Art Without Distraction, by Wendy DeRaud
Aug 23, 2018
"If we let ourselves, we shall always be waiting for some distraction or other to end before we can really get down to our work." C. S. Lewis
Every week I come to this bookstore to write. I love my alone time, where I can be surrounded by strangers, have music piped in to accompany me, sip on a cool drink, and just hammer away at my keyboard, crafting and cajoling with myself, coaxing something profound to come out. It may or may not happen as I imagine, but it’s just good to know I’ve put in the time.
Except for last night. I wasn’t able to do much typing at all, because of a big distraction.
My daughter is in Hawaii right now, trying to get out before a big hurricane hits. I’m consumed with thoughts of her, with prayers for her, with communications about her through text and email and social media. It’s a distraction I can’t shake, and I know that no writing will come.
Finally this morning I am freed up a bit more, knowing she has booked a flight out and that she’ll be safely back on the mainline by tonight at midnight. Now I can breathe. And write a little.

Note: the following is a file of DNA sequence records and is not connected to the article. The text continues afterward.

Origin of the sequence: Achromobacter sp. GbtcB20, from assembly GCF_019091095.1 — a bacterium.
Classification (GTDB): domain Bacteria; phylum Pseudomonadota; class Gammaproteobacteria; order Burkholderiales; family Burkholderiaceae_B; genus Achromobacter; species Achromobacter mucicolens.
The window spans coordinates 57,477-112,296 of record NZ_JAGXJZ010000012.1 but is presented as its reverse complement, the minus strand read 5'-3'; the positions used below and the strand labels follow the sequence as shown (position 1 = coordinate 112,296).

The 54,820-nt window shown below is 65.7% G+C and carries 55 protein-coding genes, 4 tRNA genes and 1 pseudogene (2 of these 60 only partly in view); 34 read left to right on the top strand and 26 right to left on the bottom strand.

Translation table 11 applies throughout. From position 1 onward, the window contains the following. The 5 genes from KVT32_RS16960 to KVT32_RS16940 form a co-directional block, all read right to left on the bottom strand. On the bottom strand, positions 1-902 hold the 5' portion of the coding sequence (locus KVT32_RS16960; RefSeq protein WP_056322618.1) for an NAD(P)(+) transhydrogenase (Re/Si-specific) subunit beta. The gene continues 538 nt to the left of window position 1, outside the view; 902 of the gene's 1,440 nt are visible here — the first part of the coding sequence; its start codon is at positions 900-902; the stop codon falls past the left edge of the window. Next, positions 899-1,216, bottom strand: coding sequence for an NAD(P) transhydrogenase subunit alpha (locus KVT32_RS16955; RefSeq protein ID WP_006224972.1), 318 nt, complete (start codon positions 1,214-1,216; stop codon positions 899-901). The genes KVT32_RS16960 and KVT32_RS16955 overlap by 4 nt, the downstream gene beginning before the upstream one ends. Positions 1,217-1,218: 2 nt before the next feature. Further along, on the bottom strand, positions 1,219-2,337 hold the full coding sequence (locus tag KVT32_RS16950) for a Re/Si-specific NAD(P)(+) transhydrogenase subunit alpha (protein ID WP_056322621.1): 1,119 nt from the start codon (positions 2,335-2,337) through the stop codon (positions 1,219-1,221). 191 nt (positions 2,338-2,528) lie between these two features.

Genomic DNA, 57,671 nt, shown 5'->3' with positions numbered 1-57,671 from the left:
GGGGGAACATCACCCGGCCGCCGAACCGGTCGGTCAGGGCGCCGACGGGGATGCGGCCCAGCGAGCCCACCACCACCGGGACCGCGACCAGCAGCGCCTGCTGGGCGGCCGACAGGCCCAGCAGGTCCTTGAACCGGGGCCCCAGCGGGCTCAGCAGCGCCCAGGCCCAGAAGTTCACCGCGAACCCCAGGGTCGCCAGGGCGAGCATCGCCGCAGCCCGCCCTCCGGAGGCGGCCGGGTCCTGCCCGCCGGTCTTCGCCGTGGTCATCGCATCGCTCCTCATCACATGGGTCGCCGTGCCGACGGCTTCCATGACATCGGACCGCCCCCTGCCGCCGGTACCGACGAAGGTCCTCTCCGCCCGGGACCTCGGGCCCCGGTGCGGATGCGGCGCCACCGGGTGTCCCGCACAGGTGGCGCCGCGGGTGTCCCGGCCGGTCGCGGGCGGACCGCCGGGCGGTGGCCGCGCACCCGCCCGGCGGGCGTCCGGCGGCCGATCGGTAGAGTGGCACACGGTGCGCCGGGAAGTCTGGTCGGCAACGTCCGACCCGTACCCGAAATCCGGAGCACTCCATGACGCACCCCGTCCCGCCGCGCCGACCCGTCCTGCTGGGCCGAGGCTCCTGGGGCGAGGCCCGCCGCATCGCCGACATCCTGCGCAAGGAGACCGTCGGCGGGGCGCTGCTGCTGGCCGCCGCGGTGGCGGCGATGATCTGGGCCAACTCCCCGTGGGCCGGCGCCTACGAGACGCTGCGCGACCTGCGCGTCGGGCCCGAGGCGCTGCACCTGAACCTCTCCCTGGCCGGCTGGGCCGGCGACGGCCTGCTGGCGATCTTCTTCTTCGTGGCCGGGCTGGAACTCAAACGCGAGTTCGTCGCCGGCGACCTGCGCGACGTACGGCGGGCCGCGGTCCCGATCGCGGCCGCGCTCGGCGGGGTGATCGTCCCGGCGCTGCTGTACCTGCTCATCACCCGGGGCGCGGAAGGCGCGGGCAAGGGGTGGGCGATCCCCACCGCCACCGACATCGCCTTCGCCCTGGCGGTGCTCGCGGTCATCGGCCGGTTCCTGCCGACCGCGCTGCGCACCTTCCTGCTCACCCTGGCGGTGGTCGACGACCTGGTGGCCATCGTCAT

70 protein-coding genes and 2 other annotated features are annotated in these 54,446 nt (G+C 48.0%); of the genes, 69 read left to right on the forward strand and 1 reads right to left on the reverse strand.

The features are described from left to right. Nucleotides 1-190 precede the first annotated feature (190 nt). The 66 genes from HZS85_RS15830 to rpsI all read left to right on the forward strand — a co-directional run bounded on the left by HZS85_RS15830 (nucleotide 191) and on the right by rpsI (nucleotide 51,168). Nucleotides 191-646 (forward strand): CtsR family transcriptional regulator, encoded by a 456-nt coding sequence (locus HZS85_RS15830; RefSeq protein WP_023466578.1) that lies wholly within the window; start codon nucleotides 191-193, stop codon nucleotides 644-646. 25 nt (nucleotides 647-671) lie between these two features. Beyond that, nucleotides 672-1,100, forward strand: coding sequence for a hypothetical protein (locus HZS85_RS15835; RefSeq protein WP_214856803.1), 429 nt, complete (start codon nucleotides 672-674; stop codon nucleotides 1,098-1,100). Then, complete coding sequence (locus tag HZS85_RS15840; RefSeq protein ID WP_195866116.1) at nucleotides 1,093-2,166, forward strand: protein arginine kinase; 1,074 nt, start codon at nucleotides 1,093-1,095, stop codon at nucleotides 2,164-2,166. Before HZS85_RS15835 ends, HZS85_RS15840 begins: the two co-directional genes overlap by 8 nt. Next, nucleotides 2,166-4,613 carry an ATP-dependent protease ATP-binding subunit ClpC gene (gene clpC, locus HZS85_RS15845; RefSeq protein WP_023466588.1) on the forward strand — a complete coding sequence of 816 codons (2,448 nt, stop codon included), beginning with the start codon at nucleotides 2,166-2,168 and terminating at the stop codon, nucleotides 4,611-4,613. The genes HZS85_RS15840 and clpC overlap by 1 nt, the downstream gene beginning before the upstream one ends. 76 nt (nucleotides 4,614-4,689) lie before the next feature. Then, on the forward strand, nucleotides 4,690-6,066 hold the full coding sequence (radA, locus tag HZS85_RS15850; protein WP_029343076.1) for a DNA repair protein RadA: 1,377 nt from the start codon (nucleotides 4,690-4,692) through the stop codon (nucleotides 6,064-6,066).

Life is full of distractions, big and small. Our brains are easily led astray, down rabbit holes and monkey trails, all leading us away from our best selves, our creative thoughts and inspirations.
Of course, there may be times when distractions are helpful, or needful (like helping someone in need at a pivotal time!) Distractions can help us find topics for consideration, but most of the time, not.
There will always be something important to take us away from our creative acts, right? We usually relegate our art-making or writing to the lowest possible priority in our day, admit it!
What shall I wear? What shall I eat? How will I say that, or how will it look? I better clean that now. Oh wait, Squirrel!
We are told by Jesus to take no thought for tomorrow, for we have enough to be concerned about for today without borrowing from the future or the past. Yet we are sorely tempted to let future-oriented thoughts come in to rob us of the present moment, or to allow the past memories trigger our emotions to bring unneeded anxieties into our creative life.
I have to keep trying to bring myself back, again and again, into the present and the focus that I desire, that is, Christ in me, my Hope, and His desire for me to use my gifts for His glory and my joy. From there, I can receive the inspiration I need to create, to write, paint, play.
It won’t always be easy, either. It is a struggle to tame my wandering thought-life, but in the struggle, I develop habits of the mind that can help to harness my wild and independent ways. Eventually, those habits of discipline and persistence will pay off, and I can learn to incorporate my creative practices into my life, even as a higher priority than cleaning my house.